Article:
The books were passed from storekeeper to store keeper, placed wherever they could fit, and financed by donations. The books of the Medina Library never had an official home, or librarian to take care of them until 1899, when a small building off of the infamous Medina Public Square was purchased. The space was very limited, and the members were few. It was not until a man named Franklin Sylvester came into the picture that Medina had a real library.
Sylvester moved from Bristol, NY to Granger Township when he was only 2 years old with his parents in 1833 and remained there the rest of his life. He descended from a family who was among the early settlers of our country. At only 9-years-old, Sylvester began working long hours on a farm. Fortunately, He was able to work his way up the rungs of the ladder to success. He became a business man who dealt in real-estate, raised and sold cattle and livestock, and was a board member of the Old Phoenix Bank of Medina. He was married to Eunice M. Reid, but they never had children. Because of this, Sylvester realized that there wasn't going to be anyone to carry his family name in Medina County after he was gone. Judge A. R. Weber, an acquaintance of Sylvester's for years on end, suggested to his wife and him that he could put up the money for a library in Medina County to keep his name alive. Weber was aware that Sylvester had the money to do it, and he knew how beneficial a good library could be to the city.
After much thought and deliberation, Sylvester decided he was going to donate the money for a library. Education had always been an important value to Sylvester. Throughout his life, he realized that in order to be successful, he had to have an education provided for him. He knew what it was like to both be uneducated and do manual labor, as well as what it was like to be on the other end of the spectrum. On December 31, 1904, Sylvester gave 10,000 dollars to be used for a library. The southeast corner of Washington and Broadway Streets were chosen as the site. But before a library was built, Judge Fremont O. Phillips had to relocate his house that stood on the lot that was chosen for the library. After his house was out of the way, construction of the library began in 1905.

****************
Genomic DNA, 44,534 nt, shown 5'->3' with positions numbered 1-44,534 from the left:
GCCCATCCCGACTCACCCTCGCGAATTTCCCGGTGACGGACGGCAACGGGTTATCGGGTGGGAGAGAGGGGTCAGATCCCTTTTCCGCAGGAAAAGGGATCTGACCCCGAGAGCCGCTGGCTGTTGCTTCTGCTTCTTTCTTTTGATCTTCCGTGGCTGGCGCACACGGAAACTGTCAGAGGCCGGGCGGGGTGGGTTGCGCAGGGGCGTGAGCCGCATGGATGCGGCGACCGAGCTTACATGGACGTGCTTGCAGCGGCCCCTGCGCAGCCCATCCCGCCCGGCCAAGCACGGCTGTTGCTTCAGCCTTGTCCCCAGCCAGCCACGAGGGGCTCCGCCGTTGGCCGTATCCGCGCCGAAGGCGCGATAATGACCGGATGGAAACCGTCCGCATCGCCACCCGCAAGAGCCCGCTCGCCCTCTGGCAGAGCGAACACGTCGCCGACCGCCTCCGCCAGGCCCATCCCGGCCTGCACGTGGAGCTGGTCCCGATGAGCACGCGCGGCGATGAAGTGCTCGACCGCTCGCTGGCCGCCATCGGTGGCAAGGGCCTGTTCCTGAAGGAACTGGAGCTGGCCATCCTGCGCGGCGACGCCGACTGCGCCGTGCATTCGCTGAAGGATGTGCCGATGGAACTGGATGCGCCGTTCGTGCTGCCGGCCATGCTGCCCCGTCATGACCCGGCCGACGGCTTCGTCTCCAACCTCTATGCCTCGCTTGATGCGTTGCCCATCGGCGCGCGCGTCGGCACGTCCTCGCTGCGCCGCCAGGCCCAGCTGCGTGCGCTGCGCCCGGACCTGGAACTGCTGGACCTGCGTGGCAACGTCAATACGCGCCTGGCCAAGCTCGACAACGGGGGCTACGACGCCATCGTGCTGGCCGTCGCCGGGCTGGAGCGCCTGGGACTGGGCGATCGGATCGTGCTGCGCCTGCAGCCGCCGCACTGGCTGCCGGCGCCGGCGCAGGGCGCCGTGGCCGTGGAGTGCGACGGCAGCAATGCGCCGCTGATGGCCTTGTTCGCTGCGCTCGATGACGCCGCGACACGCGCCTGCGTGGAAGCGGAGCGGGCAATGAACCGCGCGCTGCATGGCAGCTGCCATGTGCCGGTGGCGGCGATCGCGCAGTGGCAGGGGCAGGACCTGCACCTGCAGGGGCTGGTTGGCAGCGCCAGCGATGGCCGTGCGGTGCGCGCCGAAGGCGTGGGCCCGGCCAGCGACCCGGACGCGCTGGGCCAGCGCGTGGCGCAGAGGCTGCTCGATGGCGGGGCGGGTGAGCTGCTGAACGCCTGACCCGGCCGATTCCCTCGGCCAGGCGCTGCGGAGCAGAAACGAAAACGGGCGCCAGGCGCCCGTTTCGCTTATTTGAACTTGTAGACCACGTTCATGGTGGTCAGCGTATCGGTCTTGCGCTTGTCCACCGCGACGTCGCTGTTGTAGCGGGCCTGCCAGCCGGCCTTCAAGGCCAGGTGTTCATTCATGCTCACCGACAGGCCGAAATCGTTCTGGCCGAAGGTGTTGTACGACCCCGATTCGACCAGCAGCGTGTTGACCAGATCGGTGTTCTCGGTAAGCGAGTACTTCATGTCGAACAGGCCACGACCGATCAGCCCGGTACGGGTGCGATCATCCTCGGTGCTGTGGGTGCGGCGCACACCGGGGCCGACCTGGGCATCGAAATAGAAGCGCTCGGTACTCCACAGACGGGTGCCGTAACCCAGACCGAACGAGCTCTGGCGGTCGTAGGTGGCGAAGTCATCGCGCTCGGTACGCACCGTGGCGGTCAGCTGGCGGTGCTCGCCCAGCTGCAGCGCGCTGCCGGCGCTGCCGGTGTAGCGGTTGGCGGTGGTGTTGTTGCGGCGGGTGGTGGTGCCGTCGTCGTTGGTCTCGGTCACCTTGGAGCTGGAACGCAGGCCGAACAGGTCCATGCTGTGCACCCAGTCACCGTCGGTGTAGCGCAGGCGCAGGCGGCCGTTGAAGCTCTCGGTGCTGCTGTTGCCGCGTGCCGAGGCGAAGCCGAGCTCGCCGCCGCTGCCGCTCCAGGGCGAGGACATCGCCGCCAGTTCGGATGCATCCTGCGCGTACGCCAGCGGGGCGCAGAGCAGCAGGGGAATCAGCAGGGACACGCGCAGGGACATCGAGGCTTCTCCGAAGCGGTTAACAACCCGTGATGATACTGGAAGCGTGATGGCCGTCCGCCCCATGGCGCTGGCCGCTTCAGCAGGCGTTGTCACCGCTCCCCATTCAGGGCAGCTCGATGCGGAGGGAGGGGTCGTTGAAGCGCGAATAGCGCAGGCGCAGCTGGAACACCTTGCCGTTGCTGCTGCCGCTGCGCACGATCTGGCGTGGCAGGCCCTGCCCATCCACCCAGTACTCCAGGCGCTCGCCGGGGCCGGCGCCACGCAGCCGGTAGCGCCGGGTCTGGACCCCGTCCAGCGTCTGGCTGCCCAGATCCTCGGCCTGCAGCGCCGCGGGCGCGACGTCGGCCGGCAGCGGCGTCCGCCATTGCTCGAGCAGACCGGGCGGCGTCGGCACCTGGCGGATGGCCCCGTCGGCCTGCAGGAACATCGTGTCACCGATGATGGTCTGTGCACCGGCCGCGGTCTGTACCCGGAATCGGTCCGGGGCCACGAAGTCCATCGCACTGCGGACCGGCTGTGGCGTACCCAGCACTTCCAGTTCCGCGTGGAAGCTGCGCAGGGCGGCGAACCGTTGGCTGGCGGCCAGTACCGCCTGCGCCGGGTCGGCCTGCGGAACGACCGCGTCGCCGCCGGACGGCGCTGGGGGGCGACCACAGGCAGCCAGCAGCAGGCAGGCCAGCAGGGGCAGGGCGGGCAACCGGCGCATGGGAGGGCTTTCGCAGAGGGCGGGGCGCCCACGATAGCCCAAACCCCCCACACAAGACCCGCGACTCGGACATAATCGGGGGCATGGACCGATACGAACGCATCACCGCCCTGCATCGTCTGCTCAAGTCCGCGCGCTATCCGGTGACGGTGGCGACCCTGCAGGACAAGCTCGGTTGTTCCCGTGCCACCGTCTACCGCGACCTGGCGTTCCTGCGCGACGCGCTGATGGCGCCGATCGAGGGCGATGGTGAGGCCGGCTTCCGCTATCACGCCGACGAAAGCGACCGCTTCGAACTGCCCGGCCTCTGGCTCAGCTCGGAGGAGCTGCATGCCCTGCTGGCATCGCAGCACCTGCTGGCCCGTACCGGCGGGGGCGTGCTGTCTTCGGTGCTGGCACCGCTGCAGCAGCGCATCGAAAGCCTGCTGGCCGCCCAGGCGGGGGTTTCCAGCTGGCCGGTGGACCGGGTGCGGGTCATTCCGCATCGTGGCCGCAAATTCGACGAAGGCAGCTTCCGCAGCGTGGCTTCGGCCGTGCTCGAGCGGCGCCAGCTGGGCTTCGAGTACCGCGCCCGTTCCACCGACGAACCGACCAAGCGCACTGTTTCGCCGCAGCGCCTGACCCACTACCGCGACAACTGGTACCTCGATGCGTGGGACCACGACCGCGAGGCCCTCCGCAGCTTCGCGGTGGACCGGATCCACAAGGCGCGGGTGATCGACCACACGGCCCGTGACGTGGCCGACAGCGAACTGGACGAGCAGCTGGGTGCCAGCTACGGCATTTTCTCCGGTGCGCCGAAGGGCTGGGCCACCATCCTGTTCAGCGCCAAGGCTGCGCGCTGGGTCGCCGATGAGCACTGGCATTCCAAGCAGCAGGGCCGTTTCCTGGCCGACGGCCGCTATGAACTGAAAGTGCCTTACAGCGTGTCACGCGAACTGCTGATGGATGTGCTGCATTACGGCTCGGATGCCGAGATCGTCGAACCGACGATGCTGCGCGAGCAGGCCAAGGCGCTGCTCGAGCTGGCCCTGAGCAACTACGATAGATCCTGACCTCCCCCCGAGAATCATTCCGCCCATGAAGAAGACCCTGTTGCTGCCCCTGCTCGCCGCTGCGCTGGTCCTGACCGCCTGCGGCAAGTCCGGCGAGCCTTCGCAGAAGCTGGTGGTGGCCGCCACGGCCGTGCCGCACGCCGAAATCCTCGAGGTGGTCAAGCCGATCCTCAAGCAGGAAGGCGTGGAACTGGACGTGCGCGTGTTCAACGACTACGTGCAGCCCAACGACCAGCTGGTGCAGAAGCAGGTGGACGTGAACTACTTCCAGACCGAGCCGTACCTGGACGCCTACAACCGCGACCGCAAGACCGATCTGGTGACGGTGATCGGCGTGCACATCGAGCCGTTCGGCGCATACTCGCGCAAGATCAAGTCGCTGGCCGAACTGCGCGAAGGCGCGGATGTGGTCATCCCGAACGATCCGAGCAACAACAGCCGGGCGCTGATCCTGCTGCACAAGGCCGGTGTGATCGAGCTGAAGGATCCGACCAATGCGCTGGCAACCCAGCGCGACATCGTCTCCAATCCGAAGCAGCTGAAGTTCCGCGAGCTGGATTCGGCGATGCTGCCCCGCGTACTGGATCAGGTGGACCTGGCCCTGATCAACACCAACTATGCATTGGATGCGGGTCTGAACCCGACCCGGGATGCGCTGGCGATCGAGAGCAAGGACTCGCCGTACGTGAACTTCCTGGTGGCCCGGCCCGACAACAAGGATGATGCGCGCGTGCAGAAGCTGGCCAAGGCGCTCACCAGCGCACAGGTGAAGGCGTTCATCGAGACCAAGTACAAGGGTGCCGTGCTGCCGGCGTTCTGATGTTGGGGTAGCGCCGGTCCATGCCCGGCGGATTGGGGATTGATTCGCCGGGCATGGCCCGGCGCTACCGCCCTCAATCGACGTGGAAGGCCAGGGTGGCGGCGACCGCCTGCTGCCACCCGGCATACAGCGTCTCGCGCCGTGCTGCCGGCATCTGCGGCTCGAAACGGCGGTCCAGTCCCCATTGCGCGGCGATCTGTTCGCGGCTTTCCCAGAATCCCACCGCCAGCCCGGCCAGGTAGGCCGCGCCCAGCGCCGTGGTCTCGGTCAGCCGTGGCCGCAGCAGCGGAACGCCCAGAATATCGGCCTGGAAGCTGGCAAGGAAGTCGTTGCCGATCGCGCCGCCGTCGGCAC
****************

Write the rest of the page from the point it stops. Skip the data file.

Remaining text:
On September 29, 1907, the Franklin Sylvester Library was open for business. It opened with 2,000 books on its shelves. Unfortunately, Sylvester passed away in May of 1907, without getting to see his library completed. But he did accomplish his goal. For his legacy will always live on in Medina County. Some residences even believe that his spirit still lurks inside the walls of the Medina County District Library.